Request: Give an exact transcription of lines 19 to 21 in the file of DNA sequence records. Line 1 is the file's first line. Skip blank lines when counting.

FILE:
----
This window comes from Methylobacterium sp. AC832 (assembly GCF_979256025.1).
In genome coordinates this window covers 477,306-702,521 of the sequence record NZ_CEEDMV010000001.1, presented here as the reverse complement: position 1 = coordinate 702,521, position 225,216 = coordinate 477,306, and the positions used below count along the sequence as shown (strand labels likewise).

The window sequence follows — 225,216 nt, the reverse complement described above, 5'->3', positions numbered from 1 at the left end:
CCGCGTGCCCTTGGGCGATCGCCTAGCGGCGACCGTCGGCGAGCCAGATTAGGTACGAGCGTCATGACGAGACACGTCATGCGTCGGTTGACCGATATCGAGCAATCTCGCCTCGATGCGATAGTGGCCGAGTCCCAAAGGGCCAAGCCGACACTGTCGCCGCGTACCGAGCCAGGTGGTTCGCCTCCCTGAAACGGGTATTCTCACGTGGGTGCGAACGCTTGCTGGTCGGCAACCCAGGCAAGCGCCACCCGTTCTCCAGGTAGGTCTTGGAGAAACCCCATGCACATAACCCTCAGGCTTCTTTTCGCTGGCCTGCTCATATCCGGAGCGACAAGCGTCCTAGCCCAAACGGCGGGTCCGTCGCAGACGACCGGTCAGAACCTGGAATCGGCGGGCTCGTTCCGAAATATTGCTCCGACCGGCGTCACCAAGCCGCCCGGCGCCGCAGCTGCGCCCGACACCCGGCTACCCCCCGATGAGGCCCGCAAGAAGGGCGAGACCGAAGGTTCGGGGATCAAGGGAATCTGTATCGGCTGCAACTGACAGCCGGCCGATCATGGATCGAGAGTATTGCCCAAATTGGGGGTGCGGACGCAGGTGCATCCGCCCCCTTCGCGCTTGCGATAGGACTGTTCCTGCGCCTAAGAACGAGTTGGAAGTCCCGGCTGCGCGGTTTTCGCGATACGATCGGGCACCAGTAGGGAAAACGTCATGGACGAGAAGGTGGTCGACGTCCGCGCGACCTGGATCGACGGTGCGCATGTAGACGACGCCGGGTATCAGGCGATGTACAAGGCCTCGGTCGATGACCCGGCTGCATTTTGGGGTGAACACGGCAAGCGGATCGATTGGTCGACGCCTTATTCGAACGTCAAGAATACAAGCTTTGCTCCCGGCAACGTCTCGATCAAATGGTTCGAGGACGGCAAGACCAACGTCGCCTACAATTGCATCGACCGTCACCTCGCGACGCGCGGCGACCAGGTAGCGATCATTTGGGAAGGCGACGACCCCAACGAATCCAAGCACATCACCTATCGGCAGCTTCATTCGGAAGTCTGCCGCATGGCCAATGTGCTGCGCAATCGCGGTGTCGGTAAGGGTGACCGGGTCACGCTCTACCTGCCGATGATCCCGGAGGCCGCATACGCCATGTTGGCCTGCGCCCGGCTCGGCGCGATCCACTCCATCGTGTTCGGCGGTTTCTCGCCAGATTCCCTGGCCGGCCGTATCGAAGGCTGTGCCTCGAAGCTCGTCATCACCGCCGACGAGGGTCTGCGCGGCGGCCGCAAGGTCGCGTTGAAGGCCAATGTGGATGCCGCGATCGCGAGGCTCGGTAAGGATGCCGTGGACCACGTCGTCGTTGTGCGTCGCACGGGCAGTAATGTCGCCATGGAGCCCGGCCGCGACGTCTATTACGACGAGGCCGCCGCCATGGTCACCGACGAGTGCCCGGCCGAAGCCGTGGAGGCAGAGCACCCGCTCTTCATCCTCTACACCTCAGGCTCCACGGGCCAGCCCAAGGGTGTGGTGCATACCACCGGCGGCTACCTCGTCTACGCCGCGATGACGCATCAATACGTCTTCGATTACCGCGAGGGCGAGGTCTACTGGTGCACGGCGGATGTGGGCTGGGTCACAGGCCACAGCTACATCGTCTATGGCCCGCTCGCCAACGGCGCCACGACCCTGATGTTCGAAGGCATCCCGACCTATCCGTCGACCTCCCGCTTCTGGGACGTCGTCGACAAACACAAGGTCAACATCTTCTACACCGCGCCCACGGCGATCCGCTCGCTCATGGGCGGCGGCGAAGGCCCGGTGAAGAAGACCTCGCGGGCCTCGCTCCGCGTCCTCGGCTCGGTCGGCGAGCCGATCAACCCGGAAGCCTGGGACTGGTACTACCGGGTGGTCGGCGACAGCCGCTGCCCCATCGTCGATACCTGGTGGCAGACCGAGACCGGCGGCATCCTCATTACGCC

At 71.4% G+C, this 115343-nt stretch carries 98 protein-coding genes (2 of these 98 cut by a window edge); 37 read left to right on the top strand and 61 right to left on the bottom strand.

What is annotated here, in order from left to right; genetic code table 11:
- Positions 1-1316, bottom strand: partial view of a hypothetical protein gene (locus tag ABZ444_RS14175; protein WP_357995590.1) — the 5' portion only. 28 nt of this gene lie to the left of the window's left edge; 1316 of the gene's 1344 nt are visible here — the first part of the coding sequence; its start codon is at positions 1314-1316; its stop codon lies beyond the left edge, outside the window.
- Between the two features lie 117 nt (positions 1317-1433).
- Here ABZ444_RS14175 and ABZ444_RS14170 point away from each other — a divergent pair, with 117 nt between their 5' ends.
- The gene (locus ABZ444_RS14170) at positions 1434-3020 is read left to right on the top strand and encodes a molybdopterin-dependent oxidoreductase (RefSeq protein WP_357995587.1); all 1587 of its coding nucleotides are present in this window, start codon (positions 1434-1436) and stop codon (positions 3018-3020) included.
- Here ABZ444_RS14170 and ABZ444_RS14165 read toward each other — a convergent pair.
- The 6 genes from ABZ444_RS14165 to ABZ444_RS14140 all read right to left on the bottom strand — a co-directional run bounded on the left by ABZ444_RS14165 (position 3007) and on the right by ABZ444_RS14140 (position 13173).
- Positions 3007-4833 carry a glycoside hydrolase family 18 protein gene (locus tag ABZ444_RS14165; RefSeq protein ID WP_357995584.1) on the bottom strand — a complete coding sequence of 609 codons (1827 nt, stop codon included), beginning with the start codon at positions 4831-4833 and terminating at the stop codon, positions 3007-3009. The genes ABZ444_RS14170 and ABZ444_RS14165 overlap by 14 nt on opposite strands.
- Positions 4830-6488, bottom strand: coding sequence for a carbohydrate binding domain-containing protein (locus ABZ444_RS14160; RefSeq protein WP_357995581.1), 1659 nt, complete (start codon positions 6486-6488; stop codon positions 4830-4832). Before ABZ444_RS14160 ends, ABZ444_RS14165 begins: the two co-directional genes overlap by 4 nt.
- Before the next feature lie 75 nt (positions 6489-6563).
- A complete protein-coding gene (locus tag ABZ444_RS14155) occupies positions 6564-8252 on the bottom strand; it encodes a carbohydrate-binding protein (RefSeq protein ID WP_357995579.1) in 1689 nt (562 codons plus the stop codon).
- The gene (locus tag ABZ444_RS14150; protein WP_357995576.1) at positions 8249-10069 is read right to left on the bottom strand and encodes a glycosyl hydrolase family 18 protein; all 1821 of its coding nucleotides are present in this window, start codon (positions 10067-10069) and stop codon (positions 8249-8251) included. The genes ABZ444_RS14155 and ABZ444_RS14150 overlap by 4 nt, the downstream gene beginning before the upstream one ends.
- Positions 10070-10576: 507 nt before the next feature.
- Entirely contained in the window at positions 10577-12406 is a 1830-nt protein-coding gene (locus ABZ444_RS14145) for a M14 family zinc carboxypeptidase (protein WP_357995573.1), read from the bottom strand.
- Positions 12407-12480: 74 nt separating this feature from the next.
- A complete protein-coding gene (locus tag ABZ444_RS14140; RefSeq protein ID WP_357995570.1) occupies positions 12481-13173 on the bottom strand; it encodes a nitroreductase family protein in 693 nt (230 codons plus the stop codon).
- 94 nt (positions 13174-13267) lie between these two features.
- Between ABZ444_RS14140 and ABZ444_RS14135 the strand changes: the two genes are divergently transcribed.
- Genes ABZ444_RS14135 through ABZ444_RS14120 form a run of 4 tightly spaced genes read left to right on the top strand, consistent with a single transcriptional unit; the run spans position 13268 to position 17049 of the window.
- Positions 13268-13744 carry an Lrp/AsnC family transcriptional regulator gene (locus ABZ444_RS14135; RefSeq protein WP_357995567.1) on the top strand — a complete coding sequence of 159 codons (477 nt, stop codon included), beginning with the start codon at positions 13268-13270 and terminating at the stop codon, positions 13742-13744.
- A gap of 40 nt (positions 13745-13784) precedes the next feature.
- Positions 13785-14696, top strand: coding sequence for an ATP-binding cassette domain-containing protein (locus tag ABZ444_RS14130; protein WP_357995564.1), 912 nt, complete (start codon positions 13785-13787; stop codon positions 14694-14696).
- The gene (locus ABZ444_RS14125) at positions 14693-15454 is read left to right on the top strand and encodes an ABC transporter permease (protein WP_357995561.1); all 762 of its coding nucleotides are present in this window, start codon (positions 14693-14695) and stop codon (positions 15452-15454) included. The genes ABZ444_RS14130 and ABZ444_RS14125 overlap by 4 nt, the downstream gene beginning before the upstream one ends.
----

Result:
- Entirely contained in the window at positions 10577-12406 is a 1830-nt protein-coding gene (locus ABZ444_RS14145) for a M14 family zinc carboxypeptidase (protein WP_357995573.1), read from the bottom strand.
- Positions 12407-12480: 74 nt separating this feature from the next.
- A complete protein-coding gene (locus tag ABZ444_RS14140; RefSeq protein ID WP_357995570.1) occupies positions 12481-13173 on the bottom strand; it encodes a nitroreductase family protein in 693 nt (230 codons plus the stop codon).